Glover’s gold: Becoming an Olympic champion in record time
Over the past weeks, Ben Oakley from the Open University has unearthed some of the more unusual factors that make a champion and now in light of Helen Glover's journey to gold in only four years, he explores what her success demonstrates.
Four bestselling talent developments books - Outliers by Malcolm Gladwell, The Talent Code by Daniel Coyle, Talent is Overrated by Geoff Colvin, and Bounce by Matthew Syed - have the same message at their core: success equals 10 years or 10,000 hours of 'deliberate practice' and the right opportunities.
Helen Glover's story challenges some of these assumptions - until four years ago she had never picked up an oar. On Wednesday she and Heather Stanning won Britain first gold medal of the London Olympics in the women's rowing pair.
"I only started rowing in 2008 when I got through the Sporting Giants scheme where I was basically chosen for being tall and sporty," Helen said of UK Sport's talent-spotting process that fast-tracked her to success.
"They tested 4,500 of us in groups of 200 at a time. I remember sitting in a room in Bisham Abbey in 2007 and someone saying: 'A gold medallist in 2012 could be sat in this room. Look around you.' I thought: 'Right, I'm going to make that me.' It was quite surreal."
Glover's experience of making gold with four years of training questions the 10 year theory which originally derives from the research of Anders Ericsson in the early 1990s.
The appeal of his and others' message is its simplicity. You can become a champion simply with a strong work ethic and the right environment. These authors suggest that talent is overrated, downplaying the importance of natural giftedness - for them it is more about determination and hard work.
The 10,000 hour rule, as it is known, roughly equates to ten years (20 hours x 50 weeks x 10 years) of perspiration to get to the top. Little wonder these books are popular in the business community. But does it still add up?
Practice makes perfect?
It is a truism that we all improve with practice but advocates of the 10,000 hour rule go further: it is the quality of practice that is important.
Few would disagree that the ability to work persistently at weaknesses, respond to feedback and set backs whilst refining the different components of your sport is more important than just playing a lot. It also follows that excellent coaching is also needed as well as a deep seated desire to continually improve.
Helen Glover recognises the importance of coaches Paul Stannard and Miles Forbes-Thomas who shaped her initial development and Robin Williams who has made refinements in the last two years.
"Coming into rowing so quickly has been a whirlwind. I've been really lucky to have had world-class coaches throughout my time," she says.
However, there is controversy about the precise quantity of practice, since the 10,000 hour rule was derived by Ericsson asking musicians in 1993 to retrospectively recall their practice behaviour - less than reliable methodology. It is hardly surprisingly then that the theory is under increasing scrutiny.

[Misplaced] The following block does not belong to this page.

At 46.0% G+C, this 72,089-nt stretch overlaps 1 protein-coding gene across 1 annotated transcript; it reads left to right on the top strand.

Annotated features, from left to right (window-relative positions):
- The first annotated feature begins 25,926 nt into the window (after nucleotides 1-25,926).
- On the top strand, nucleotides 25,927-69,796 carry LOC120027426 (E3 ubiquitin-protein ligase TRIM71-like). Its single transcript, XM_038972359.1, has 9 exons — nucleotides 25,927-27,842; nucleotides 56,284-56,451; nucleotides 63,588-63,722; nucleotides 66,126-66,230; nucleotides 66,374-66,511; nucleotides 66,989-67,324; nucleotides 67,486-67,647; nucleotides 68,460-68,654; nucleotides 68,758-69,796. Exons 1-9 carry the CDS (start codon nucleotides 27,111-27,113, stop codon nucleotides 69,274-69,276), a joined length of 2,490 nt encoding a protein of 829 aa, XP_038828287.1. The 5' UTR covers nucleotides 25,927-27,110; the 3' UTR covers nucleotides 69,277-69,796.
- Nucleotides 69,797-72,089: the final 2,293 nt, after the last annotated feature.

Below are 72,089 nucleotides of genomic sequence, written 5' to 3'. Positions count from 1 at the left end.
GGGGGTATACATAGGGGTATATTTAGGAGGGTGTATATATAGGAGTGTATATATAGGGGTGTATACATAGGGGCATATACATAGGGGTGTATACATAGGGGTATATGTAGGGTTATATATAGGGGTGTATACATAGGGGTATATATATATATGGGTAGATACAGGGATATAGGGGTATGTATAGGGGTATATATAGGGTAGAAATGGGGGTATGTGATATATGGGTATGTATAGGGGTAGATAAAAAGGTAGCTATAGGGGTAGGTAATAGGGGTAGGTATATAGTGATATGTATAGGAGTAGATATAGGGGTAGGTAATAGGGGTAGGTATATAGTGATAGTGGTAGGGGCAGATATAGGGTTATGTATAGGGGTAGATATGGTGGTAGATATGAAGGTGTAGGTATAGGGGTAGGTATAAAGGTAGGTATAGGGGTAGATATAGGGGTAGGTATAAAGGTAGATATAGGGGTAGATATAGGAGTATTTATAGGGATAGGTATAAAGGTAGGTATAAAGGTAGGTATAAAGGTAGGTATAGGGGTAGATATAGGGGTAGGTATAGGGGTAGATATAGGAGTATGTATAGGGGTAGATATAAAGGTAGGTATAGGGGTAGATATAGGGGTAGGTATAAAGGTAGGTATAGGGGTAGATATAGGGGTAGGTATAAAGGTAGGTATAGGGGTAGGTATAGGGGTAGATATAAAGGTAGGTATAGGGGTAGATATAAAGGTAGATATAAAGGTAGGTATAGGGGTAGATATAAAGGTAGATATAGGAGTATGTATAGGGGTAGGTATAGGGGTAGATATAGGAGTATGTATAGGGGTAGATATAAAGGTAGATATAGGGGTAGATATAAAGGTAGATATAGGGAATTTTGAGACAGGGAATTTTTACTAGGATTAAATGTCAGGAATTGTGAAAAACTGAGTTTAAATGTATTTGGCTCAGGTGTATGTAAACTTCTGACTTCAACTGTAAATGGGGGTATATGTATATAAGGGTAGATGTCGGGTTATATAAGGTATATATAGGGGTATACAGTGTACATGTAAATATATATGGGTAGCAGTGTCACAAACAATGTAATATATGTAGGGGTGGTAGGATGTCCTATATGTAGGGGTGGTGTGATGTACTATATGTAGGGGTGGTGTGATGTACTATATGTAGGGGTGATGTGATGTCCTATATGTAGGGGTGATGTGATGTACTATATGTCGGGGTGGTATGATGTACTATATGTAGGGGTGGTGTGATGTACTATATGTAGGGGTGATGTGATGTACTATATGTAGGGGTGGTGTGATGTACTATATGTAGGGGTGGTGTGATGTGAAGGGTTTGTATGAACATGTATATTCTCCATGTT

Helen Glover's story supports increasing evidence that athletes change from one sport to another reaching international level sometimes in under two years. Tall athletes in the UK and Australia are transferring to high levels in sports such as handball, volleyball and rowing with only 3,000-5,000 hours of practice.
From athletics to skeleton bobsleigh, from rowing to cycling - multiple cases of this nature simply blows the 10,000 hour rule out of the water, leading to pointed comments that the convenient round number of 10,000 hours is little more than a 'nice motivational tool'.
Critics of the 10,000 hour rule claim it has fallen prey to the scientific tendency towards reductionism: breaking a process down into constituent parts in order to better understand it. By downplaying the natural genetic aspects of sport in favour of a nurturist perspective the complexity of becoming a champion is oversimplified.
Ericsson's research came nearly two decades before the landmark 2011 findings by Claude Bouchard on genetically determined responses to training. The fitness levels of hundreds of untrained volunteers were measured before and after five months of training.
The response in VO2max - a measure of aerobic capacity and performance - was enormously varied. Some individuals improved by less than 5% whilst others improved by 30%. Bouchard identified genetic variants responsible for this difference. People who do not respond to physical training are therefore best suited to skill based sports such as archery.
Genes clearly play a big role in determining ideal body size and muscle fibre types for different sports, such as basketball, rugby or gymnastics but recent research shows that genes have another influence.
Sports scientist Ross Tucker suggests that certain genes are associated with injury. He argues some people could never reach 10,000 hours because of their susceptibility to injury at only, say, six hours per week of training.
An interactionist approach
When is comes to talent, more and more experts now believe that the original genetic differences between us may be relatively modest but practice and other factors do the rest. There is a complex interaction at play.
Athletes who show an innate ability realise they are good at something and consequently intensify their playful practice, enjoying their superiority. Their appetite and success thus continues on an upward trajectory, particularly if they are fortunate in having the right social environment and opportunity to thrive with a good coach.
Helen Glover's rapid rise to gold demonstrates that a strong work ethic combined with excellent coaching, quality practice and the necessary physiology for your sport can combine with potent effect as long as the athlete has the hunger to commit everything.